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By W.M. Osadnik


The Montréal Review, August 2014


"From Literature to Biterature: Lem, Turing, Darwin, and Explorations in Computer Literature, Philosophy of Mind, and Cultural Evolution" by (McGill-Queen's Press, 2013)  


Computers and literature, computers and art, computers and creative imagination—among hundreds of questions related to the relationship between human mind and machines, Peter Swirski also asks the most important one: under which conditions an intelligent computer would be capable of creative writing? This is not a hokum or a turn of phrase: he deliberately links the question, and the answer, to computers acquiring an ability to function linguistically in the world and, as corollary, to create sophisticated art, in this case nonhuman literature (biterature).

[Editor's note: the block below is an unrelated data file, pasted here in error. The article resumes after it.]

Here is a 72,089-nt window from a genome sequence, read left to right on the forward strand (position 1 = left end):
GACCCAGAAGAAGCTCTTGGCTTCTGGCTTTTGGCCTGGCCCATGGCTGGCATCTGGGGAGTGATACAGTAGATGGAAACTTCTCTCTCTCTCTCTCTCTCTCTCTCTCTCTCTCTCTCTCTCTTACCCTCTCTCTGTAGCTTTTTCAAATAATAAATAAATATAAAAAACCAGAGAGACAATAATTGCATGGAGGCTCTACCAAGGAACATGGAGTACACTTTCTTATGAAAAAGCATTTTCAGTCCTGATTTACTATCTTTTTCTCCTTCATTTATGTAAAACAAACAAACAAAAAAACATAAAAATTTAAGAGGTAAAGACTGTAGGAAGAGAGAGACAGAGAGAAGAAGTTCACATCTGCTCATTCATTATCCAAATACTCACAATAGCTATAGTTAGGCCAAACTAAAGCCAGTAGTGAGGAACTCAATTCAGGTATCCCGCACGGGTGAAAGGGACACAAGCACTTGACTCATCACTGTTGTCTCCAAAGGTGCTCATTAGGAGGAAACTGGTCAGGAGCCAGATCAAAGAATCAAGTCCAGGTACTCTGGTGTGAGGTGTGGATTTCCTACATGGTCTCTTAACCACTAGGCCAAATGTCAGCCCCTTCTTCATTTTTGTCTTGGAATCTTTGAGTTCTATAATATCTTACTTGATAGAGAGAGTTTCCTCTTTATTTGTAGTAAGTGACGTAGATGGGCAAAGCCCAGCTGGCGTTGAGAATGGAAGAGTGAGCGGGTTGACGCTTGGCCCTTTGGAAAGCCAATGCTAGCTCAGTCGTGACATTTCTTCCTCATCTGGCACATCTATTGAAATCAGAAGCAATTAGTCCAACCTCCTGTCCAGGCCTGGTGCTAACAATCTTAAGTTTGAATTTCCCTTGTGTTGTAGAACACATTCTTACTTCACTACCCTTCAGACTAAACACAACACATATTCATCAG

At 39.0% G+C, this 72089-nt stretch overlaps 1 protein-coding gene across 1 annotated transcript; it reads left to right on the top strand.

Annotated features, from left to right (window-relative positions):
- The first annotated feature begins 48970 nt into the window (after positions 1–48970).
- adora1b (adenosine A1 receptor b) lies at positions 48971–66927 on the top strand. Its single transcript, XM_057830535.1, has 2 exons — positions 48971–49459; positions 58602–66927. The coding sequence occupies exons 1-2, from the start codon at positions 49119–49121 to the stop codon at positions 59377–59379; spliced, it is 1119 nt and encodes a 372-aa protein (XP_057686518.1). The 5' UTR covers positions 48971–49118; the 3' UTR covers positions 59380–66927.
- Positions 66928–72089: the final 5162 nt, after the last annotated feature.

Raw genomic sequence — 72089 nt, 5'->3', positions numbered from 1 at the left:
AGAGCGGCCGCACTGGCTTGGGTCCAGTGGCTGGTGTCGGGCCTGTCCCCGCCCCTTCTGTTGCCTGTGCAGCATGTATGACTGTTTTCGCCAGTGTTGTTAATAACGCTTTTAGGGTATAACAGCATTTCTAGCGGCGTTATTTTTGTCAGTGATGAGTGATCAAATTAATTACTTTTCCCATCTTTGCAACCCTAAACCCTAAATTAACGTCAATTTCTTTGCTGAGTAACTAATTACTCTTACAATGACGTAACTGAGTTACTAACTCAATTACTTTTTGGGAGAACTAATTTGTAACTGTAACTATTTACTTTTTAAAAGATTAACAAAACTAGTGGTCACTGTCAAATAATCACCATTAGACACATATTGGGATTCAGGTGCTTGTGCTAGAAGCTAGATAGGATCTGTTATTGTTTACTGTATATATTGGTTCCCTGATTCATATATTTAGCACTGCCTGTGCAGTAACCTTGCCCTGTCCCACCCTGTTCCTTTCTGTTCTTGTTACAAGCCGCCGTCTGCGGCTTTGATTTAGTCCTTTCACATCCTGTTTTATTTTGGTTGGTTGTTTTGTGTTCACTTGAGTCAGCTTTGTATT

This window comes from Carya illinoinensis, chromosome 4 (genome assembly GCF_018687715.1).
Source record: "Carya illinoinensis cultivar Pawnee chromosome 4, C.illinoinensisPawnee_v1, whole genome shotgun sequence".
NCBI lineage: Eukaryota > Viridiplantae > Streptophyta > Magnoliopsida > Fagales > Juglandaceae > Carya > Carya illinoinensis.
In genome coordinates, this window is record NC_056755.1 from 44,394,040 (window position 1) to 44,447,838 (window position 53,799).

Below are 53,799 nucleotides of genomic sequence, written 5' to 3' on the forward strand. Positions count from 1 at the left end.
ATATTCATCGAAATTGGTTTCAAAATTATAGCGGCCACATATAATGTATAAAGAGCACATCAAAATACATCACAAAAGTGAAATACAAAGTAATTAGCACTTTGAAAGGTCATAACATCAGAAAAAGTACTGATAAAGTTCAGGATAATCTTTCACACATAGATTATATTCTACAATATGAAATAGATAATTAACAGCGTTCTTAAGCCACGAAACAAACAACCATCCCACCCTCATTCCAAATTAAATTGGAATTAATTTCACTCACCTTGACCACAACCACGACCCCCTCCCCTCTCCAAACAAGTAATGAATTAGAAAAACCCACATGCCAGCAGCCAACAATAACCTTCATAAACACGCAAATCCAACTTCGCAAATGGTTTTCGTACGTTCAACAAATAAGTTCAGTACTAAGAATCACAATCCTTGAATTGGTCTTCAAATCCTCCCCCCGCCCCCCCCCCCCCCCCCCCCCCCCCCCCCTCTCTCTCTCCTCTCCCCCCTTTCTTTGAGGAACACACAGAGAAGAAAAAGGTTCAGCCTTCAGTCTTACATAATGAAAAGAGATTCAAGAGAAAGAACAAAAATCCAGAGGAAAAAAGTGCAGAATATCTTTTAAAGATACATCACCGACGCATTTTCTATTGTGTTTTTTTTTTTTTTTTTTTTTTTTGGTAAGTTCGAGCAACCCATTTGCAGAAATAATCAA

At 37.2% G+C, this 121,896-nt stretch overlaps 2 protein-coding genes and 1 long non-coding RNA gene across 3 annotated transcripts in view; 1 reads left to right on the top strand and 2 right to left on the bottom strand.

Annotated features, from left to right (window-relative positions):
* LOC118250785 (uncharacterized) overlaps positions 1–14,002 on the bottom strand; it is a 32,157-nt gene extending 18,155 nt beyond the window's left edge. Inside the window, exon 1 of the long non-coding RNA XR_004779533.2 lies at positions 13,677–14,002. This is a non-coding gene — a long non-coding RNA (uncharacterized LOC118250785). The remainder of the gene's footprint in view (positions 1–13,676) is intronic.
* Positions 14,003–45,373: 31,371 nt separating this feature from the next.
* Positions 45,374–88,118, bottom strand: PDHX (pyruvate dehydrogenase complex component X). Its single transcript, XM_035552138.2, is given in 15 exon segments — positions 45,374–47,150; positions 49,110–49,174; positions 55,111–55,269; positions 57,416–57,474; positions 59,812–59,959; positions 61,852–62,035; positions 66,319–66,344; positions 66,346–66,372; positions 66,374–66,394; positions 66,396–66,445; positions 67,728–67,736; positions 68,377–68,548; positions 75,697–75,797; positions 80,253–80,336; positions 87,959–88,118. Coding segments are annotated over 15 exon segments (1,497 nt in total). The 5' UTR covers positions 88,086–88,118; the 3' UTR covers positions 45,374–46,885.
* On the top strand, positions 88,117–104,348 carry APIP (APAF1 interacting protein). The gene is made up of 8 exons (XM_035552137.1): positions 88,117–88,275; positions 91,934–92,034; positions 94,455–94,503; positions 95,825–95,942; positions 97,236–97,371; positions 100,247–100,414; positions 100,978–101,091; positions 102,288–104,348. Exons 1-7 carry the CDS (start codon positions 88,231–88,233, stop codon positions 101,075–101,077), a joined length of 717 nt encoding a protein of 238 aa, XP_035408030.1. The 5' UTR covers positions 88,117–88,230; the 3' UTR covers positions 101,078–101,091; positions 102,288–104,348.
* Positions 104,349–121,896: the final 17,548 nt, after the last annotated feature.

As Swirski spares no effort to argue and document, in the near future we can expect computer authors (computhors) to embark on the self-ratcheting evolutionary path similar to that which was the basis for a natural evolution, except millions of times faster. This is a mind-blowing concept but, as he explained in his popular online interview with Critical Margins, “I’m trying to explore the ultimate future of literature by exploring the nature of beings who will create it. If my scenario is correct, ‘biterature,’ as written by computer authors or ‘computhors,’ will be a manifestation of the beginning of the end of the cultural world as we know it.”